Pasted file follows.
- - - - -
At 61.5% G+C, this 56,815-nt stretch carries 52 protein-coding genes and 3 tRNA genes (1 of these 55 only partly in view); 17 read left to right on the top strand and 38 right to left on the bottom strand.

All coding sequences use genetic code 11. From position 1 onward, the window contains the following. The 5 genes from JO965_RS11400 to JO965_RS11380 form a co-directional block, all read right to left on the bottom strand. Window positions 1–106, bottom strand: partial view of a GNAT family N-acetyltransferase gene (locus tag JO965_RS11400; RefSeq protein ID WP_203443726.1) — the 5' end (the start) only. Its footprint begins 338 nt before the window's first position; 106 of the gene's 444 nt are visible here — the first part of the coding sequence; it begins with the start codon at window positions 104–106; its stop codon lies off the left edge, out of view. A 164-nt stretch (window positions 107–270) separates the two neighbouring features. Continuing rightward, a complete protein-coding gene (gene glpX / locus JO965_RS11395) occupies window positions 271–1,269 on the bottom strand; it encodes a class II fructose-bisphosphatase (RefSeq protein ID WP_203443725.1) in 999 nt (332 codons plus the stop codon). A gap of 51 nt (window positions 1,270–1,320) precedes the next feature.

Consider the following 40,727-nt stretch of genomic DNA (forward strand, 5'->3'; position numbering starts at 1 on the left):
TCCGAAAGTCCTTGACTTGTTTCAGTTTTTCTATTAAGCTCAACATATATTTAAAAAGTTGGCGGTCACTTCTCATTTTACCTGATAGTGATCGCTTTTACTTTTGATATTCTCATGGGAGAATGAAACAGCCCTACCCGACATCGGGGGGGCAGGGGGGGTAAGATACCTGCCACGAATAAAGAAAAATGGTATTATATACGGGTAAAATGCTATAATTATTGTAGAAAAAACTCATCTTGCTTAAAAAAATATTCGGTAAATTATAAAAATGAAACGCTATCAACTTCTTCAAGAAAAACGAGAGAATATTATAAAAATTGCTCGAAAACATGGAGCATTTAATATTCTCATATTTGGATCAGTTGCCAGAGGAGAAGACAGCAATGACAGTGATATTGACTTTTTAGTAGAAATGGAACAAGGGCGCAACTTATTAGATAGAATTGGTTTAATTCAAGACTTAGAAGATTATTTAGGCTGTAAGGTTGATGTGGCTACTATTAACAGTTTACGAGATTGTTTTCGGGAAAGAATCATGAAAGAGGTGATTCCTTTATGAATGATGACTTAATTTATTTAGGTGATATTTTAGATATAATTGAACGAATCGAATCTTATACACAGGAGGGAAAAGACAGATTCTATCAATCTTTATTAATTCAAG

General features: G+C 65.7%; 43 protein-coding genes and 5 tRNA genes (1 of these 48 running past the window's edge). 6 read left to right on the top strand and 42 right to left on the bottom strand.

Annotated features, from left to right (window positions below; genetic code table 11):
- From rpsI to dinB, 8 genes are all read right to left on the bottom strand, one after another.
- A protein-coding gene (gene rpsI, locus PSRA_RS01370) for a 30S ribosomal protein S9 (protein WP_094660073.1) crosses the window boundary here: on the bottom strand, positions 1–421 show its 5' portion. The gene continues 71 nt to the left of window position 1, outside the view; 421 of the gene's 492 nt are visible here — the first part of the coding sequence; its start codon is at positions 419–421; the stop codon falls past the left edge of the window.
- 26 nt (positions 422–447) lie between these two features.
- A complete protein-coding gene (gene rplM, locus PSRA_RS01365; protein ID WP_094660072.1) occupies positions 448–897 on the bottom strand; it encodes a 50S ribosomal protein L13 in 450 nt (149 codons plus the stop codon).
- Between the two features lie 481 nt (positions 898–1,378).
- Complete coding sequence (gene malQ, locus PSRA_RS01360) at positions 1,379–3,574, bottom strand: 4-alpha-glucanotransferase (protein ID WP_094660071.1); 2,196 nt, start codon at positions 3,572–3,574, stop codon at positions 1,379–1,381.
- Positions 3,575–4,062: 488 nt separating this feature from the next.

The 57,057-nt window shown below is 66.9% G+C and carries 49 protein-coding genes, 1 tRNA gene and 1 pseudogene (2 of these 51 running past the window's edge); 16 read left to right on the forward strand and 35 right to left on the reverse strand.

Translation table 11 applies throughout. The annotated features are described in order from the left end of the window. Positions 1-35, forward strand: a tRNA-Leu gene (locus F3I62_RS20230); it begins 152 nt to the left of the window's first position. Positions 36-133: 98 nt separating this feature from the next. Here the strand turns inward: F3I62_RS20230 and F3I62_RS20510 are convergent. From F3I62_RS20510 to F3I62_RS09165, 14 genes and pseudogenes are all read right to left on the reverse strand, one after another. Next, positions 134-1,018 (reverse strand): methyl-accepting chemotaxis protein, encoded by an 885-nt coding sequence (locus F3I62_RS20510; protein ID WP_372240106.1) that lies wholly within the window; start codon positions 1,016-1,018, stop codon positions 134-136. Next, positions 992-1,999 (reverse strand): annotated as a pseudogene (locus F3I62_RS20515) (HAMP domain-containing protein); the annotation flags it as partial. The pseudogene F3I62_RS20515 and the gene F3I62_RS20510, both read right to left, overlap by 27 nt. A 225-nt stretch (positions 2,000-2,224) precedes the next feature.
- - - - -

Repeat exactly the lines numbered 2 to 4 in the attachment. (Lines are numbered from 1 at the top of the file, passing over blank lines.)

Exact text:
All coding sequences use genetic code 11. From position 1 onward, the window contains the following. The 5 genes from JO965_RS11400 to JO965_RS11380 form a co-directional block, all read right to left on the bottom strand. Window positions 1–106, bottom strand: partial view of a GNAT family N-acetyltransferase gene (locus tag JO965_RS11400; RefSeq protein ID WP_203443726.1) — the 5' end (the start) only. Its footprint begins 338 nt before the window's first position; 106 of the gene's 444 nt are visible here — the first part of the coding sequence; it begins with the start codon at window positions 104–106; its stop codon lies off the left edge, out of view. A 164-nt stretch (window positions 107–270) separates the two neighbouring features. Continuing rightward, a complete protein-coding gene (gene glpX / locus JO965_RS11395) occupies window positions 271–1,269 on the bottom strand; it encodes a class II fructose-bisphosphatase (RefSeq protein ID WP_203443725.1) in 999 nt (332 codons plus the stop codon). A gap of 51 nt (window positions 1,270–1,320) precedes the next feature.

Consider the following 40,727-nt stretch of genomic DNA (forward strand, 5'->3'; position numbering starts at 1 on the left):
TCCGAAAGTCCTTGACTTGTTTCAGTTTTTCTATTAAGCTCAACATATATTTAAAAAGTTGGCGGTCACTTCTCATTTTACCTGATAGTGATCGCTTTTACTTTTGATATTCTCATGGGAGAATGAAACAGCCCTACCCGACATCGGGGGGGCAGGGGGGGTAAGATACCTGCCACGAATAAAGAAAAATGGTATTATATACGGGTAAAATGCTATAATTATTGTAGAAAAAACTCATCTTGCTTAAAAAAATATTCGGTAAATTATAAAAATGAAACGCTATCAACTTCTTCAAGAAAAACGAGAGAATATTATAAAAATTGCTCGAAAACATGGAGCATTTAATATTCTCATATTTGGATCAGTTGCCAGAGGAGAAGACAGCAATGACAGTGATATTGACTTTTTAGTAGAAATGGAACAAGGGCGCAACTTATTAGATAGAATTGGTTTAATTCAAGACTTAGAAGATTATTTAGGCTGTAAGGTTGATGTGGCTACTATTAACAGTTTACGAGATTGTTTTCGGGAAAGAATCATGAAAGAGGTGATTCCTTTATGAATGATGACTTAATTTATTTAGGTGATATTTTAGATATAATTGAACGAATCGAATCTTATACACAGGAGGGAAAAGACAGATTCTATCAATCTTTATTAATTCAAG